By Jessie Shoopman and Emily Carls
What is budgeting? More specifically, what is budgeting for business management? Budgeting can be defined as the process of designing, implementing and operating budgets. Budgets can be used in a variety of ways when talking about agriculture production: cash flow analysis, capital purchase management, enterprise analysis, long-range strategic planning, etc.
Why is budgeting important? The variability of the agriculture industry has increased over the last decade. When we look at the marketing year average (MYA) price for soybeans over the last 10 years (2009-2018), we see drastic changes year over year. In 2009 the MYA was $9.59, in 2012, it reached the decade high of $14.40, and in 2018, it reached the decade low of $8.48. Table 1 shows the MYA for soybean prices over the last ten years (USDA).
Table 1: Marketing Year Average Price for Soybeans
Due to depressed prices and the variability of the global agriculture economy we experience today, in-depth financial analysis has become a vital part of an operation’s success. Budgeting is one tool available to producers to ensure the financial viability of their operation.
How do we budget? Sometimes it’s challenging to determine accurate values to use when creating your operation’s budget. FarmDoc Daily uses state averages to develop crop budgets each year. Table 2 shows a summary of the 2020 Central Illinois Low Productivity crop budget (full budgets can be found on the farmDoc Daily website). These crop budgets are a good starting point, however, we’ve found that using historic line items from your operation is the best gauge for your normal operating expenses for a given year. Specifically, when considering expenses, using a multi-year average of historic items can give you an accurate estimate of what expenses will be on your operation for the current year. When looking at revenue, it’s important to have accurate estimates for planting intentions, historic yields and estimates for prices. Estimating prices can be difficult, however, it’s possible to look at projected prices to determine a price for use in budgets. It can also be valuable to run several different scenarios related to price (low, average, high). This will allow you to see the implications of being above or below an estimated price.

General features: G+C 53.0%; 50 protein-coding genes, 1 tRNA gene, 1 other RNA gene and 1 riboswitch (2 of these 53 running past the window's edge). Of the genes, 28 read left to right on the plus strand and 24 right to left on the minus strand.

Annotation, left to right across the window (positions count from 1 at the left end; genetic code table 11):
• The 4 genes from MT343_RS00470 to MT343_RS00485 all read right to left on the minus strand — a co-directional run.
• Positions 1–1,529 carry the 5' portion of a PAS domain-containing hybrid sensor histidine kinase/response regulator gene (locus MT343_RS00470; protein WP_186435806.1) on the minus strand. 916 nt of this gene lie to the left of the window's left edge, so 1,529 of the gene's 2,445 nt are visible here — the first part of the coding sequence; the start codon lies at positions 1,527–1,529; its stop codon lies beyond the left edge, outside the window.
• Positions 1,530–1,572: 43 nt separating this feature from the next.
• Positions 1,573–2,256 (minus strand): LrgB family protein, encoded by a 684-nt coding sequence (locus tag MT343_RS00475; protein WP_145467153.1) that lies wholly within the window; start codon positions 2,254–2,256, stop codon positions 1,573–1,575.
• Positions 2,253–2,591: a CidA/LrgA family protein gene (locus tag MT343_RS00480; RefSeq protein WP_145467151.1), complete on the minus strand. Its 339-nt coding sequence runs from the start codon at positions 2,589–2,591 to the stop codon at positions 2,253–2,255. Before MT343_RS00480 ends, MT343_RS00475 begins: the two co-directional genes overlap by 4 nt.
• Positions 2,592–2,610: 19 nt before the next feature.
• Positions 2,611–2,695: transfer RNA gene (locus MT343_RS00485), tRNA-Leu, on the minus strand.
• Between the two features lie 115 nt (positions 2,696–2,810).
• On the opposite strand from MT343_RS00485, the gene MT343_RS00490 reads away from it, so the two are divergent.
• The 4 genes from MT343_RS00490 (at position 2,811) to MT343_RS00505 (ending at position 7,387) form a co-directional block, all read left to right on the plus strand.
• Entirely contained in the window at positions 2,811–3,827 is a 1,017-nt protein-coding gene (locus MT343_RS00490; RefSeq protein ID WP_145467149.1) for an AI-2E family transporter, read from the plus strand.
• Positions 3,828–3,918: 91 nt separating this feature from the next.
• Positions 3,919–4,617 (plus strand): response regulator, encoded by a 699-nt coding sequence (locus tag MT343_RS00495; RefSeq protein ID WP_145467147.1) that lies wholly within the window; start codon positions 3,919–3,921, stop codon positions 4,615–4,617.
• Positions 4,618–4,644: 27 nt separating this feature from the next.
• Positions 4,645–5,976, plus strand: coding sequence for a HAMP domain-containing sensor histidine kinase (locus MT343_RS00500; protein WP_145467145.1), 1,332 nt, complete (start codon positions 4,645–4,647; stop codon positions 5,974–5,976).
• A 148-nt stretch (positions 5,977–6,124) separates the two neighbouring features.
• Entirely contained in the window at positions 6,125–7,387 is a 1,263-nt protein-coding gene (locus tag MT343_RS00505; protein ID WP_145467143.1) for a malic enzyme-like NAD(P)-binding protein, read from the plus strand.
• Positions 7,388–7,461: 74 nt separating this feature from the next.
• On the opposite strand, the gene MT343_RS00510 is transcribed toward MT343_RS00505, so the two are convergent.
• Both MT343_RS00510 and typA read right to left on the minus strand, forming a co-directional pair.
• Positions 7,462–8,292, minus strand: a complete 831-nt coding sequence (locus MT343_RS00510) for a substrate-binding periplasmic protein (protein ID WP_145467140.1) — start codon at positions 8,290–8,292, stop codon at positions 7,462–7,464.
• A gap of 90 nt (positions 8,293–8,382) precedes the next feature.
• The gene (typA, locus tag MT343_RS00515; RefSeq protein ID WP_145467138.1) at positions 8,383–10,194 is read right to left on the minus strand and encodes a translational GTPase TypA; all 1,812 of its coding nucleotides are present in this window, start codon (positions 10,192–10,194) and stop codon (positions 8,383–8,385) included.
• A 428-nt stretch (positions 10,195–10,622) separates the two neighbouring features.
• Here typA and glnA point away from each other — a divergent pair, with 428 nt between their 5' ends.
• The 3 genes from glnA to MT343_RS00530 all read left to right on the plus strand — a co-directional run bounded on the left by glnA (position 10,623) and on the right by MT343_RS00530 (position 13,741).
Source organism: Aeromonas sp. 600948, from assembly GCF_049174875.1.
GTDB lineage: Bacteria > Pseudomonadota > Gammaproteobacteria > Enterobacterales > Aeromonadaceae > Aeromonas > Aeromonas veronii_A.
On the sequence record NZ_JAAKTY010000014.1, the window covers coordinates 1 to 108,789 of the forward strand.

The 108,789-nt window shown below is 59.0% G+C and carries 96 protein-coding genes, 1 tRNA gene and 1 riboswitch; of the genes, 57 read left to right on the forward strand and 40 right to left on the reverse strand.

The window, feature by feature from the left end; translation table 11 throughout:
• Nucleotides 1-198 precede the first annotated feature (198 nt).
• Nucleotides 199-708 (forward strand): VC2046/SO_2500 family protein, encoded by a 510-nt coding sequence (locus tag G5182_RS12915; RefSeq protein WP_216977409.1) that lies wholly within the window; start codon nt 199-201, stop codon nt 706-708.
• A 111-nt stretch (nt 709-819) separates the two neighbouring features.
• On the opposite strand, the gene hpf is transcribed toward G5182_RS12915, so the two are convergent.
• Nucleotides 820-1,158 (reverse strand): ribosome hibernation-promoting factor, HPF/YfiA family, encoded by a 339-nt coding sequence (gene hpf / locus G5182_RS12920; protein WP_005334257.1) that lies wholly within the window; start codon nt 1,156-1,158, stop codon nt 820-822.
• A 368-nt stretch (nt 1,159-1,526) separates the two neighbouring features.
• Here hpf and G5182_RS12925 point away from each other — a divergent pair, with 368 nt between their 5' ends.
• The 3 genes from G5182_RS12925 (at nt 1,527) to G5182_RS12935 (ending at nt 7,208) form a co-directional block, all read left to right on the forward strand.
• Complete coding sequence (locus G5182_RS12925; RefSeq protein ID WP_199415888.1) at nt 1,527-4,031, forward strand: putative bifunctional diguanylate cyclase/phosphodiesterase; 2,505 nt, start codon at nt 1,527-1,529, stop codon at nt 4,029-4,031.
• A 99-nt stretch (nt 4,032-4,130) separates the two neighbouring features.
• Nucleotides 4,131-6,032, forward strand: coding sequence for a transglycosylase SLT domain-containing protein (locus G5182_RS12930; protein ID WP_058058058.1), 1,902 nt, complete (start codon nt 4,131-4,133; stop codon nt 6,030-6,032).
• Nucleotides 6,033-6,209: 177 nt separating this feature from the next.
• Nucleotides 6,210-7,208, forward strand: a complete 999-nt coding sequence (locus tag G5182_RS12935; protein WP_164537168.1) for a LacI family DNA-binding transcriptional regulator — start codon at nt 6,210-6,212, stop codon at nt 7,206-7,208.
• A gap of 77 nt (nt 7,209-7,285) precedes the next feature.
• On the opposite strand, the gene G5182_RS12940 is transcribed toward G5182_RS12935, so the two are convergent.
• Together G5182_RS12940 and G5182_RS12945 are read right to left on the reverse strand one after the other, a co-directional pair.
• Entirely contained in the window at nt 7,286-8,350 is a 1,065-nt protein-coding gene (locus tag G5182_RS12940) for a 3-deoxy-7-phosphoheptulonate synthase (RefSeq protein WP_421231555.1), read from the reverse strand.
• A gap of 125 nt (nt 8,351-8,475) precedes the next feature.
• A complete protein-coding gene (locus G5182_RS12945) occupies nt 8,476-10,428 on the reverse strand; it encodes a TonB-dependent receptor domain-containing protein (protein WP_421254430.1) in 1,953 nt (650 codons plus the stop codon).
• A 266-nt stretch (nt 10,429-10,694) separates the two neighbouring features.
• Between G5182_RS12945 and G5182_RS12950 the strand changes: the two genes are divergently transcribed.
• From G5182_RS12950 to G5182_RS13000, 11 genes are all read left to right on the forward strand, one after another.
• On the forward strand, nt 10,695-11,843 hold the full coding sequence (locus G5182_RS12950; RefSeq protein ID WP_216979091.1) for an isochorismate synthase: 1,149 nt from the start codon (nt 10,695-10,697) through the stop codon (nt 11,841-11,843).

Table 2: Crop Budgets for Central Illinois Low Productivity Soil (Schnitkey)
In today’s variable agriculture economy, it’s vital to know the financial position of your operation before making management decisions (capital purchases, expanding/reducing the farm, etc.). Budgeting is one tool in an operator’s arsenal that can be used to assist in making high level management decisions. Budget estimates can be applied to your specific operation, however, if possible, using historic data from your operation is the best way to ensure accurate estimates when creating a budget.
Schnitkey, G. and K. Swanson. “Release of 2020 Crop Budgets, Revised 2019 Budgets, and Up-dated Revenues and Costs.” farmdoc daily (9):130, Department of Agricultural and Consumer Economics, University of Illinois at Urbana-Champaign, July 16, 2019. Available at: 
USDA, National Agricultural Statistics Service, Quick Stats. 2019. Available at:

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About the Author: Jessie Shoopman

Shoopman is a field staff accountant at Illinois Farm Business Farm Management. She holds a master's degree in accounting from the University of Illinois - Springfield.